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Foreign Object

Here's what you should know

Children love to put objects in places they don't belong. Common examples we see are beads or chickpeas in noses or ears as well as swallowed money (kiddos never remember that they're not piggy banks!). Thankfully, we have a few clever ways of getting these objects out.

Home care tips

  • If your child has a foreign object in their nose, one trick you can try is the Kiss technique.

  • For foreign objects in your child's ear, running water into their ear from the shower while gently tugging up and back on the top part of their ear can help remove foreign objects.

When to contact a medical professional

Most of the time an emergency visit isn't necessary but if your child fits any of the criteria below you should take them to an emergency room.

  • Any swallowed battery (especially button batteries)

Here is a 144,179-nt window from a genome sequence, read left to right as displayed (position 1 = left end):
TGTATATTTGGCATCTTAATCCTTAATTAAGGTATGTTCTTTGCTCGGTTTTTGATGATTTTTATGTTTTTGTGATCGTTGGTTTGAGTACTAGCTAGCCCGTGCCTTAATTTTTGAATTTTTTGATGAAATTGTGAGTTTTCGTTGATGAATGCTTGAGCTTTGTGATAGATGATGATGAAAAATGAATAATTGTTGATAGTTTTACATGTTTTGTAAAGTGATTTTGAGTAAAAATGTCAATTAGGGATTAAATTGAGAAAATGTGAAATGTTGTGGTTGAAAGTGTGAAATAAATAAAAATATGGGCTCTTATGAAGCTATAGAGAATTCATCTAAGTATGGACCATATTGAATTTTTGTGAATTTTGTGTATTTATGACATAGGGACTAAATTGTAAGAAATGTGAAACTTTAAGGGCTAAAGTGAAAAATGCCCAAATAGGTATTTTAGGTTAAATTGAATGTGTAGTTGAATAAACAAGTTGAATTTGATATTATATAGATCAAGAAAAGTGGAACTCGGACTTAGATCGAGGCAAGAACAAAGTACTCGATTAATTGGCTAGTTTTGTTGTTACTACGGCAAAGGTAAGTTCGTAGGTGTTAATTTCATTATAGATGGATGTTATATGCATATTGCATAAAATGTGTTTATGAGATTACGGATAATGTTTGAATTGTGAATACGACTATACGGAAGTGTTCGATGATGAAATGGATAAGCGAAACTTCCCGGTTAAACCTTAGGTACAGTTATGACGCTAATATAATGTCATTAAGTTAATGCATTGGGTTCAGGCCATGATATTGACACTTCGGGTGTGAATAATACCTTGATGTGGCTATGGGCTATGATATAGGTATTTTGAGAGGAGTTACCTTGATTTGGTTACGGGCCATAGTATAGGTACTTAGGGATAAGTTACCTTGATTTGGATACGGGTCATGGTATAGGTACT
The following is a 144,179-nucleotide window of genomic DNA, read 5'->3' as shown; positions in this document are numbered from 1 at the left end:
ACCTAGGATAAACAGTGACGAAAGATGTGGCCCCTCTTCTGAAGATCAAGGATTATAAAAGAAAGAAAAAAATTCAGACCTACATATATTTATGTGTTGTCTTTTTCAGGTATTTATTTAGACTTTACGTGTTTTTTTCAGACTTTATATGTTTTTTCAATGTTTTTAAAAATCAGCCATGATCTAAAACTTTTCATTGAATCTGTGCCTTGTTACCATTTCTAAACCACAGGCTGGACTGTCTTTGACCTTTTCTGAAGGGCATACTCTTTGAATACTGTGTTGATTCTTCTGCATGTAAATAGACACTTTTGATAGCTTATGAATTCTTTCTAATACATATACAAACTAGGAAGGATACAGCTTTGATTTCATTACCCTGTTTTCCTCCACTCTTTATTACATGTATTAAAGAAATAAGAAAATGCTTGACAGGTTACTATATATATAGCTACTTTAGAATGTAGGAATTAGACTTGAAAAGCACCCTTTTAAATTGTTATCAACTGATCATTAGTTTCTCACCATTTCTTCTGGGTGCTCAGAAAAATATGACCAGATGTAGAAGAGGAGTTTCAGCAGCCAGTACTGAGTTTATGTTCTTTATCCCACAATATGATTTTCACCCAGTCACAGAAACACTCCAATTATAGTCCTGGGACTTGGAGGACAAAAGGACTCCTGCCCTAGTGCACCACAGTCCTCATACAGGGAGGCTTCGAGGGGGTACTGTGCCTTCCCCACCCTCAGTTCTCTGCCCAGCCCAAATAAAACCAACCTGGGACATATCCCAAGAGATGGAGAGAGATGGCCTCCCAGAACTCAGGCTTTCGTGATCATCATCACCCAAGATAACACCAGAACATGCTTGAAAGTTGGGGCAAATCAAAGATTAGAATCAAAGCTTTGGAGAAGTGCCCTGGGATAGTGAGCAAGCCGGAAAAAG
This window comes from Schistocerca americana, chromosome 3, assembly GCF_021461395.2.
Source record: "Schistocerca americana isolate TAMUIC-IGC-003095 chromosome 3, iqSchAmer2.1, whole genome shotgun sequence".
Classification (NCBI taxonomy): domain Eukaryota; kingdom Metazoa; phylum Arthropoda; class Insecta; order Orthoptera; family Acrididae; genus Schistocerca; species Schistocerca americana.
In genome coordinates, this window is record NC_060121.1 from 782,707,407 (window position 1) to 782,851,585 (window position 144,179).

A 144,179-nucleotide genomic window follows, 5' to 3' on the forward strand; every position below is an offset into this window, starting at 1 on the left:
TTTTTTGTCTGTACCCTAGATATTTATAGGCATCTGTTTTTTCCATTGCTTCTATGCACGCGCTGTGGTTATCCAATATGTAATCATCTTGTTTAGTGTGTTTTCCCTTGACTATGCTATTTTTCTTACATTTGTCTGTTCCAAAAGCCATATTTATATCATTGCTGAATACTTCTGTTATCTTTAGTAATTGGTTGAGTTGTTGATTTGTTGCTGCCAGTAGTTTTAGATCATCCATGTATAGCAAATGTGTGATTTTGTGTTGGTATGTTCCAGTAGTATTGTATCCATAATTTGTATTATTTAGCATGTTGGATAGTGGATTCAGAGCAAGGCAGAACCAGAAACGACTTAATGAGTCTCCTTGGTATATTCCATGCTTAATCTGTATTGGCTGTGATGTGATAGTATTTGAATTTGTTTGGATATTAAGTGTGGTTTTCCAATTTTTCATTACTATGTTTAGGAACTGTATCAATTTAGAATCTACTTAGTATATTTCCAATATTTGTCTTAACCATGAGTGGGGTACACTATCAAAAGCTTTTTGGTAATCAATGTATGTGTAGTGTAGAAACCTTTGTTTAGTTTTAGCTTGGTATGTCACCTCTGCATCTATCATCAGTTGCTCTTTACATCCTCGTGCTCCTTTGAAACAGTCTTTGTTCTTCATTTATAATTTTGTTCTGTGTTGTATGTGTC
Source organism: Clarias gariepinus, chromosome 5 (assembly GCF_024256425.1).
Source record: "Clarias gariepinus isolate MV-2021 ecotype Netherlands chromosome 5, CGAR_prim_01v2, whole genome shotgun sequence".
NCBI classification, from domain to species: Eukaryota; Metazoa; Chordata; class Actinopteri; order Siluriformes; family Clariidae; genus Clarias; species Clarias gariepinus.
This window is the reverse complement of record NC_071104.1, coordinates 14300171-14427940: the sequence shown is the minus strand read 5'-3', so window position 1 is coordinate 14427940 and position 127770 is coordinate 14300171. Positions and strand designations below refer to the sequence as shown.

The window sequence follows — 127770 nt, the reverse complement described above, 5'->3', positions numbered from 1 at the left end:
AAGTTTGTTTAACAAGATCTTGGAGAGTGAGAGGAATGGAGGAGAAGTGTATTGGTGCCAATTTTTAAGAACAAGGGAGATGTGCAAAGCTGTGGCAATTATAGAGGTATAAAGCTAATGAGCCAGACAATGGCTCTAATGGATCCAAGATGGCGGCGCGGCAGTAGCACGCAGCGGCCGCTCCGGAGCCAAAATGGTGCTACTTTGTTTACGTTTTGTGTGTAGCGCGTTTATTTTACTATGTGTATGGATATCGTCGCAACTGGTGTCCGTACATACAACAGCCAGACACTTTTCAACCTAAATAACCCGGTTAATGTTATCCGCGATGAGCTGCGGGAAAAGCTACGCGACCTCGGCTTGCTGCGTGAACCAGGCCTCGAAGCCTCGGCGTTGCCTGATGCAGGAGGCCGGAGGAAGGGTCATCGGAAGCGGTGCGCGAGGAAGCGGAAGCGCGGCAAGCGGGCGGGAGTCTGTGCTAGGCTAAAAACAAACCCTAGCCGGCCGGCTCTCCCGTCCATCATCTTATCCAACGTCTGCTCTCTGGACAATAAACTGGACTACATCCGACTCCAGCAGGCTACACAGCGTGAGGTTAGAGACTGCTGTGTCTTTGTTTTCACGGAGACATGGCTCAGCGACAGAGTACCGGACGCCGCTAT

• Any swallowed magnet unless you're positive it was only one magnet

  • Concern for foreign object in the airway or lungs which will usually lead to sudden onset of coughing, wheezing, or trouble breathing.

  • If you're worried your child swallowed something, a same day provider's visit is usually a good idea. An x-ray to verify the position of the object can help you better understand what to watch for and when to seek further care. Most swallowed objects don't cause a problem unless it's one of the "red flag" objects we mentioned above.
  • Signs a swallowed object may be causing a problem are worsening stomach pain or vomiting (that's not being caused by an illness).
Note: If your child is not breathing or is turning blue, start first aid if you know how and call 911!


This illness guide is not a substitute for professional medical advice, diagnosis or treatment.

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If you think your child may have a life threatening emergency, immediately call your doctor or dial 911.

Not sure what's going on with your little one?